I decided the next best thing would be breast prosthetics. I went to my designated prosthetics company and was fitted for the size of prosthetics I wanted. I figured I would wear my prosthetics during the day, and remove them at night. That only lasted a few weeks. It felt odd having breasts in the way again after not having breasts for almost a year. I enjoyed not wearing a bra, and not having to worry about breasts without a bra on. I occasionally wear my prosthetics, but I’ve worn them probably twice in the past two years.
I’ve gone through ups and downs with the decision of not having reconstruction after my mastectomy. My downs are due to a handful of reasons. I was worried if my husband would still find me attractive without breasts. Would my kids be teased at school for their mom looking different? Will I figure out how to wear women’s clothing and have it still look cute, and not droop in the front where breasts are supposed to fill that area? I find comfort and confidence in the answers I’ve received to these questions. My husband still calls me his beautiful wife, my kids tell their friends, classmates, & whoever asks that their mom had breast cancer, and I can still rock an outfit that I feel makes me look cute!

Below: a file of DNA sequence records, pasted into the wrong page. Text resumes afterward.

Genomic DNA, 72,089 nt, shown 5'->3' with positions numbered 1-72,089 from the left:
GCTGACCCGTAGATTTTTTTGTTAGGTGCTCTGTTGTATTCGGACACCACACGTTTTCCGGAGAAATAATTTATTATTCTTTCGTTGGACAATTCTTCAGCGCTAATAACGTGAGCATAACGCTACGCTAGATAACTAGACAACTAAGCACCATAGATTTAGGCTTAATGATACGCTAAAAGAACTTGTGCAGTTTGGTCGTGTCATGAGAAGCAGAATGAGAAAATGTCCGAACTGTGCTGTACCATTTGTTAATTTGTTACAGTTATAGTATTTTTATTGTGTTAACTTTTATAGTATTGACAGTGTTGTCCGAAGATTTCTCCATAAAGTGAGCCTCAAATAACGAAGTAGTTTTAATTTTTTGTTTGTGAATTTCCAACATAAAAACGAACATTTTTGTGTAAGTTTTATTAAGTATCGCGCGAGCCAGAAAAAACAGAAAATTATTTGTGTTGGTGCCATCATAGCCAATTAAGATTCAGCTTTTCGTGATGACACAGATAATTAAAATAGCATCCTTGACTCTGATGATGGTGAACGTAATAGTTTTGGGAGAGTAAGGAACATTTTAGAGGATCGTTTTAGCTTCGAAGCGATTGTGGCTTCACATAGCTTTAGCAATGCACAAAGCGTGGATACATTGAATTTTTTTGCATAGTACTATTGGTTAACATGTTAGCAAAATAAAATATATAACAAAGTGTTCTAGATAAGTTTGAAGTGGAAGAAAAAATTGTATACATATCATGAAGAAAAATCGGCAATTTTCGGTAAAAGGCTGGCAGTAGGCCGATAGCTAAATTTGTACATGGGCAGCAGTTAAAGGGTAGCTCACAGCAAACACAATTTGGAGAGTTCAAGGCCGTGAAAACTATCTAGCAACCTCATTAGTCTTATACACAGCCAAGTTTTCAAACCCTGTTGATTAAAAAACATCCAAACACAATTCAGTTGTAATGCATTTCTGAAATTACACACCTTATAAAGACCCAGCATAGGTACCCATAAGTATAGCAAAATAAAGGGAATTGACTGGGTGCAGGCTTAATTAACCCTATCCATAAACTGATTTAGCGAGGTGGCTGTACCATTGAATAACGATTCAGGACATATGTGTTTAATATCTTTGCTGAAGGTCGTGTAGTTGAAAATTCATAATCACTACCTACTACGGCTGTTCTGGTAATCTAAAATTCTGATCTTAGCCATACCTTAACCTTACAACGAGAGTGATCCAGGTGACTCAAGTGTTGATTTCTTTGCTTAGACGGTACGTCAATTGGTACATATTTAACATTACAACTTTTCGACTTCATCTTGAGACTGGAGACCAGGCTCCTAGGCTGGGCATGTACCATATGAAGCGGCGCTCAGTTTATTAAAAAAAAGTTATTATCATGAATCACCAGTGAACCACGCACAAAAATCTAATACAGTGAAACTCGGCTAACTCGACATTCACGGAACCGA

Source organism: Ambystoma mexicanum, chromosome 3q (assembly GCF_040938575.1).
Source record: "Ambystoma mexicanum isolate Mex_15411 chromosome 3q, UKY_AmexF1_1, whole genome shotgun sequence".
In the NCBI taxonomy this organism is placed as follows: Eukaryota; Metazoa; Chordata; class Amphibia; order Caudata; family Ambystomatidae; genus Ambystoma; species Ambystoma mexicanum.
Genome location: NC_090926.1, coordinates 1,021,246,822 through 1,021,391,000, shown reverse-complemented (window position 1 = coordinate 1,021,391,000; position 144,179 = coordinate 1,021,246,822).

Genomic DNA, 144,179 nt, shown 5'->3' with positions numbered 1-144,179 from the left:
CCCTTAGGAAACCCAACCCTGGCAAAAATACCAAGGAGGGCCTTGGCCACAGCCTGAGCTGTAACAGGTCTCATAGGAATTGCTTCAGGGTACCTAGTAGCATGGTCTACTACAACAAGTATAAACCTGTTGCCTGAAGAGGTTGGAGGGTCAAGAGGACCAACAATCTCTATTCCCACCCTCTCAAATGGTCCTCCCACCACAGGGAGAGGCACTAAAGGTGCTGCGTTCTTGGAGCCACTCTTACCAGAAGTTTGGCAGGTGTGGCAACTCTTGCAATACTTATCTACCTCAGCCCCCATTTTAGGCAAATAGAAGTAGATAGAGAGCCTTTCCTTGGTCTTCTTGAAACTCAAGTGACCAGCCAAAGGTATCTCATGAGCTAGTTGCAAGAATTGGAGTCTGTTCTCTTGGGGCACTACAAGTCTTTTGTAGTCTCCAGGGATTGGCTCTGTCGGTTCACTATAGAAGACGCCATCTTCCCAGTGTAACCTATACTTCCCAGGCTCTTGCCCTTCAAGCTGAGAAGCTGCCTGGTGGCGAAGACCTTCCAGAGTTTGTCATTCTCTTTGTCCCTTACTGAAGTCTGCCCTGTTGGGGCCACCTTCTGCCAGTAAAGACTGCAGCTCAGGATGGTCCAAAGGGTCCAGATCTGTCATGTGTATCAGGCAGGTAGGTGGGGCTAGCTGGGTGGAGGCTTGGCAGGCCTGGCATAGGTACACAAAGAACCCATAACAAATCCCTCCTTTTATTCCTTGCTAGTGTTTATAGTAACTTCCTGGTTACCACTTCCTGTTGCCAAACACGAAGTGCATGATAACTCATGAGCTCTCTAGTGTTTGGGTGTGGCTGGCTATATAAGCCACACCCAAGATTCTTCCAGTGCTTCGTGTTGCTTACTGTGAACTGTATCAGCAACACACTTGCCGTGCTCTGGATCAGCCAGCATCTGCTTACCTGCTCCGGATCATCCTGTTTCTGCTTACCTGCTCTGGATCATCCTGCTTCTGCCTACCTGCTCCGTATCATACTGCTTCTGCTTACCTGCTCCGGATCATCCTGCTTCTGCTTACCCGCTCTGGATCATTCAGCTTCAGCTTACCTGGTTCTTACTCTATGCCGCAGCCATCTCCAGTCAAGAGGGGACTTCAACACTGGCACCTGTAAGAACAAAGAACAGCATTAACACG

I am still self conscious at times of my choice, but it’s my choice. Maybe one day I will change my mind. Maybe I will never change my mind. I know no matter what I choose I will always have the support of my husband, my kids, my sister who’s been through her own journey and continues on it, my other two sisters who support us, my family, and my friends.
I’ve attached photos of my scars so you are able to see what my scars looks like almost 4 years after my bilateral mastectomy.
I hope this helps!
There are no words for how much I love my sister. Every time this song comes on, I think of her.
I (obviously) failed at my attempt to be clever for this blog title, but it does a good job about conveying the subject matter of this post.
Since joining the DIEP support group on Facebook, I have received a few personal messages asking about things I kind of covered here previously that deserve a little more discussion. I received a couple of direct messages inquiring what my husband thought about my process and, more specifically, my Noobs. I’ve been asked this a couple of times and have, somewhat ignorantly, answered for Mike (my husband, who also has a blog). I’ve said, “He was great about the whole thing. He was supportive of my decision to do the BPM and go forward with the DIEP reconstruction. He helped care for me during my recovery and was terrific the whole way through.”